For our Women in Engineering series, we recently caught up with Nikola Polackova, Extrusion Operator at Aliaxis UK, to hear about her experience within engineering and manufacturing.
What does a typical day at work look like?
We usually come in quite early for a pre-shift meeting, where we carry out the handover, discuss any challenges that have popped up and the requirements for that day. We then check the plant and the pipes, before beginning the coiling and creation process. At the end of the day, we create a handover for the next shift team, so that they can pick up where we finished efficiently and effectively.
What is the most exciting part about your job?
Aliaxis is consistently evolving to improve the workplace for their employees, so seeing how they value us all and the changes the company is making, makes me happy. The company is also very environmentally conscious, so there is a lot of focus on sustainability, which is something else that excites me – it’s nice to work for a company that truly does care about the planet.
What did you want to do when you were at school? And how or why did you choose manufacturing as a career path?
I originally wanted to be an archaeologist, but I think my biggest dream was to actually become a vet – I studied chemistry and biology-focused courses in college to help my dream come true. I than also went onto university to continue my studies. However, unfortunately I was in two serious accidents, which prevented me from focussing on the academics required to be a vet. So, I began to look elsewhere.
After recovering from the accidents, I moved to England to join my partner and, at the time, I still felt my English wasn’t strong enough for front-facing roles or even a career in an office. That’s why I chose to go down the manufacturing path. It’s really provided me with a great opportunity to develop as a person: my confidence has grown; I’ve learnt a new set of brilliant skills and it’s also improved my English too.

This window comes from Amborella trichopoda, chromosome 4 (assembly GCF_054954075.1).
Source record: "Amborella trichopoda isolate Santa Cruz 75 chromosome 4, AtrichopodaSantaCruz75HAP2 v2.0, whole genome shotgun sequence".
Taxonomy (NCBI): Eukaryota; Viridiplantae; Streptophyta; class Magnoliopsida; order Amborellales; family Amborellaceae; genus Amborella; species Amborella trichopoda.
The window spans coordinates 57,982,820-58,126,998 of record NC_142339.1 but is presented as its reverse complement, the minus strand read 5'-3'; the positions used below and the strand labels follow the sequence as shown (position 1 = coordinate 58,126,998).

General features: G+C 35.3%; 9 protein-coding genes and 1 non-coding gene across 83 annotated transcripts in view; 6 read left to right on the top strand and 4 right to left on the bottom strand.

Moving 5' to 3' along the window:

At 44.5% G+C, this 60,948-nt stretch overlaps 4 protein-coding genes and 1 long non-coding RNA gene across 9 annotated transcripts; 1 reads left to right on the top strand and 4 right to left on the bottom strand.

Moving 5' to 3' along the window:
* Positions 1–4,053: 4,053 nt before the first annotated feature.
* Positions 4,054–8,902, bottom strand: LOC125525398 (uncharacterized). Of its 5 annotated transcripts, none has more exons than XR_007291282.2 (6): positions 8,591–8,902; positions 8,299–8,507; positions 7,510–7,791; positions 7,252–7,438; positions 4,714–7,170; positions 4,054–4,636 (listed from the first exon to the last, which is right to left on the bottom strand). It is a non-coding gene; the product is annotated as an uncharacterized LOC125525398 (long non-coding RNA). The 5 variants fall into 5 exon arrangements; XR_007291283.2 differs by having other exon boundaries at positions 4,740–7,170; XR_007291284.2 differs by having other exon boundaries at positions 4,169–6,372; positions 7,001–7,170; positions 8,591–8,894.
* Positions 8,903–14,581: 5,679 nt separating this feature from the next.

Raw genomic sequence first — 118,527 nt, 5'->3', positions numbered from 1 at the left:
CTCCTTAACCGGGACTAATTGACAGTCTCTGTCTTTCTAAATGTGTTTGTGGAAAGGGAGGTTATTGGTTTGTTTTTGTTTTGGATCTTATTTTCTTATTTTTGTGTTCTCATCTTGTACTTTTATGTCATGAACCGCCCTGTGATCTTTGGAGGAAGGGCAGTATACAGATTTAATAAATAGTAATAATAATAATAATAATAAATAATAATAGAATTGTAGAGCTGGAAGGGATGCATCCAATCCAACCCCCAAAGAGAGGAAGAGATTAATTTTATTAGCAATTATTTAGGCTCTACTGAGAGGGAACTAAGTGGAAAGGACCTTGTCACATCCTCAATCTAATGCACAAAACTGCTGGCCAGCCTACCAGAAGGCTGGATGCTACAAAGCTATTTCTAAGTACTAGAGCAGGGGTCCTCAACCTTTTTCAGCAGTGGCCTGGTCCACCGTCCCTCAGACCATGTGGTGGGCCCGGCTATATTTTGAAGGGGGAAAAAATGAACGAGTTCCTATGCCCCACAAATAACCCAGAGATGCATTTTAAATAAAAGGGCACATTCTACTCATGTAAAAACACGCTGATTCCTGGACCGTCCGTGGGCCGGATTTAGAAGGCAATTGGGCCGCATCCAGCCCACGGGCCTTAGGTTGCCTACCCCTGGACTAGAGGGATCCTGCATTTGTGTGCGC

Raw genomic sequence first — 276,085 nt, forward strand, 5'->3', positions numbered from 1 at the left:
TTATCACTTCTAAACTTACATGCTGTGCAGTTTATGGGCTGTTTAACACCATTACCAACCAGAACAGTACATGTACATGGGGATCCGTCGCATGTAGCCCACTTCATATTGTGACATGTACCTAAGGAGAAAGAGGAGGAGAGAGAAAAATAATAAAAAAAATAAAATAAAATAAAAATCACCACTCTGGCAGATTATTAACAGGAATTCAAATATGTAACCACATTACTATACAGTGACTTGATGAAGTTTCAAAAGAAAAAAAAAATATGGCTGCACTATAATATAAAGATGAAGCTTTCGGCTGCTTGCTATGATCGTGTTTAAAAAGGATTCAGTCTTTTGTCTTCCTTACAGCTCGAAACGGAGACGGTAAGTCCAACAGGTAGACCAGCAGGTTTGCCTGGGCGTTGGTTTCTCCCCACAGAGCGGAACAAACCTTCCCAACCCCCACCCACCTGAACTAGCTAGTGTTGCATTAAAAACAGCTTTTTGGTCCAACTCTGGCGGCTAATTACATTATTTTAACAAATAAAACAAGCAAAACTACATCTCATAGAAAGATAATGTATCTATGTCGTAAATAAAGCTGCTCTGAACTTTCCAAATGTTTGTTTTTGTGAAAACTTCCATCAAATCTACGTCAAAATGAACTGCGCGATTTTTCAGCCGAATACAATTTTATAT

What inspires you about manufacturing?
The people you meet! There’s such a variety of people who work in manufacturing and Aliaxis UK in particular, and I love speaking and building relationships with them – you can learn a lot from each other. On the shop floor at Aliaxis UK, there is a real sense of community and I love it.
What are some of the main challenges for women working in manufacturing today?
I think the perceptions of strength, or that women wouldn’t be able to do the physical work. Of course, a lot of the work is physical and tough, but if you want to build that strength you can! While it is a physical role, attention to detail is also key. You need to be very organised and be able to effectively manage your time.
What are your hopes for the future of manufacturing?
This is a hard question, but it would be good to see more women joining the manufacturing industry. It takes a special kind of person to do this job, regardless of gender – it’s tough, but very rewarding. Women can do it!
What are the biggest misconceptions that women have about working in manufacturing?
The fact that it is seen as a ‘mans’ job – and that can be intimidating, especially if women are further discouraged by people around them.
What would you say to girls in school or college who may be considering engineering/manufacturing as a study option or career choice?
If it’s your dream, then go for it! If you want to do it then definitely try, but prepare for the hard work. Life is too short to worry and you should try as much as you can, if you are given the opportunity. If you find a role that isn’t for you, there are others.
What advice would you give to a woman thinking about entering the manufacturing field for the first time?
Work hard – it’s a rewarding job! Also, during interviews, ask to see the factory, if possible, and see if you can speak to some other employees to hear what it’s like working for the company.
Why did you choose Aliaxis?
The job specification impressed me; in some of the sections, Aliaxis UK talked about the environment and protecting land from contamination, plus the fact that they invest in recyclable products. For me, being environmentally conscious is really important, so I really wanted to work for a company that cared about the environment as much as I did.
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